I have 2 of these snails, they are from rodatzi parents, I thought they were normal shell fulica rodatzi, Ive just been given info on rodatzi by Andreas Leiß, an expert on african snails that they are Fulica hamillei, and that rodatzi are albino shell fulica hamillei, and that if I breed my hamillei it is possible that the babies could be rodatzi (the albino shell form hamilei)
edited to add-
The only difference between hamillei and fulica is that hamillei produce rodatzi, whille normal fulica do not, i only know theyre hamillei as they are from rodatzi.
Well, from what has been said.... and correct me if Im wrong.
A. fulica hamillei is a subspecies of A. fulica, features being a yellowish tone to the shell and a much more uniform colouration (less patchwork markings?). A. fulica rodazti (as we know it) is actually the same subspecies as A fulica hamillei, but (from what youve said paul?) a geographic varient which due to environmental factors maybe? Has produced a stable line of albino shells?
It would certainly make sense, that Hamillei mutated, and the mutation survived due to whatever factor (better camoflage? etc?) And due to the number of mutations surviving in a small region, that the line of that colour variation stabilised to produce a noticable colony of rodazti?
Rodazti is basically a description for the colour variation, but due to the way someone decided to name it its almost considered its own subspecies in its own right?
Correct me if Im wrong here,
But if thats true, there is no harm in keeping and breeding hamillei/rodazti together, if you dont mind losing/weakening that plain shelled varients frequency in hatching. If it is simply a genetic mutation, and a recessive one, you can attempt to produce a number of double recessives. Which would result in a stable rodazti line.
But considering it is a genetic mutation, and a recessive one at that, I find it odd that a stable population of them could be produced, as they dont look signifigantly different to hamellei, so I dont see how the dominant gene could be so displaced by natural selection?
I think that you are right,I've read in a book where they considered hamillei a syn. of rodatzi,and rodatzi was named before hamillei.Also that rodatzi is found in drier areas than normal fulica,so pale skin could help with heat reflection?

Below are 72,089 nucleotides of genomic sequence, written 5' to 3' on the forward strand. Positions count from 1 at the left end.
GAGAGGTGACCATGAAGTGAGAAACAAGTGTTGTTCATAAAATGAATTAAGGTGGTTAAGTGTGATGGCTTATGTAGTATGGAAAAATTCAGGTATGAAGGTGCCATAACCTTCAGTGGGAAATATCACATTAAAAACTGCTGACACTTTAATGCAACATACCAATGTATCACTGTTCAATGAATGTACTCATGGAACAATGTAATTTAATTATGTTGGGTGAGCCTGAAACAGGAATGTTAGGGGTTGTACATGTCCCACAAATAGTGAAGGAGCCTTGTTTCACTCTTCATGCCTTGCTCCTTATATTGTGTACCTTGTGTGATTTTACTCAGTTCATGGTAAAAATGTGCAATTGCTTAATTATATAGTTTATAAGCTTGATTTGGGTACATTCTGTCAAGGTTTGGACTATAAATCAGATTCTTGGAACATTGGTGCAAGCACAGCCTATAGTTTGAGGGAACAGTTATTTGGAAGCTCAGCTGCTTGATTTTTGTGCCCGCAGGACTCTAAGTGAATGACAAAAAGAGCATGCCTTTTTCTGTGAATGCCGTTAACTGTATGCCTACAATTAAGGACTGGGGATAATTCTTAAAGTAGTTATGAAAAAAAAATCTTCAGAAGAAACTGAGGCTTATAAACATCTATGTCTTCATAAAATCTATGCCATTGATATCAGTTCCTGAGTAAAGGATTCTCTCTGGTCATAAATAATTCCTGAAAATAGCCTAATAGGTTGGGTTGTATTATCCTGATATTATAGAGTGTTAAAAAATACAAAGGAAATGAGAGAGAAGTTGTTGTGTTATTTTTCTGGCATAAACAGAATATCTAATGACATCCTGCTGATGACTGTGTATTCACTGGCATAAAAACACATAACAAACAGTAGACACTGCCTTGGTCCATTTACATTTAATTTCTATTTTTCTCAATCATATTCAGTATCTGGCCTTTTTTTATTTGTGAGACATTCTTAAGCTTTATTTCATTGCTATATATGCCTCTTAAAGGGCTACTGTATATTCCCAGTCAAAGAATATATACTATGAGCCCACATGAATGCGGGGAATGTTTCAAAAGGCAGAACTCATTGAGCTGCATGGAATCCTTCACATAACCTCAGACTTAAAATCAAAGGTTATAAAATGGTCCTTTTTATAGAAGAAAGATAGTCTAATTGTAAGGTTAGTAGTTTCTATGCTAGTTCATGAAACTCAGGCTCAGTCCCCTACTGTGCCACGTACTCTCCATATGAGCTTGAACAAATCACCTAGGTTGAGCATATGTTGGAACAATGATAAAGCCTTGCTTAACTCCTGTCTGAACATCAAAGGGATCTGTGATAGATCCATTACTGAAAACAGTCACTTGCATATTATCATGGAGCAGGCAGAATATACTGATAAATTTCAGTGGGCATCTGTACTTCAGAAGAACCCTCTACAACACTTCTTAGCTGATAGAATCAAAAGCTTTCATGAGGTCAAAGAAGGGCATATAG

I know this was posted a long long time ago but wondered if anyone else could explain more as im still trying to get it and understand all the different strains and species and the people you named earlier, would you be able to contact them?? as it would be nice to have someone on hand that is an expert on African land snails, thanks
There's some debate of the status of hamillei the literature is somewhat limited and confused on the matter, to quote my old lecturer "achieving consensus among taxonomists is like herding cats". Sometimes rodatzi is referred to as the subspecies name and sometimes hamillei. It is generally considered that hamillei is the subspecies of the species Achatina fulica (in the pet trade). This subspecies can produce yellow shelled snails called rodatzi.
So you have:
Achatina fulica subsp. hamillei (looks like fulica but can produce yellow shelled snails)
Achatina fulica subsp. hamillei form rodatzi (yellow shelled snails)
Does this help? Would a further explanation of general scientific nomenclature (system of coming up with scientific names) help?
Hello someone who can give the knowledge on snails that I am really really wanting There is not many who can unfortunate really my friends are not so keen on these shelled creatures. my cats do not heard but then I found dreamies that works oh okay that makes slightly more sense. Umm why not educate me and keep me amused P.s does that mean a Achantina reticulatas offspring would cause a Achantina fulica, hamillei form rodatzi (yellow shelled snails with an albino foot)or would it be another subspecies of achantina fulica ......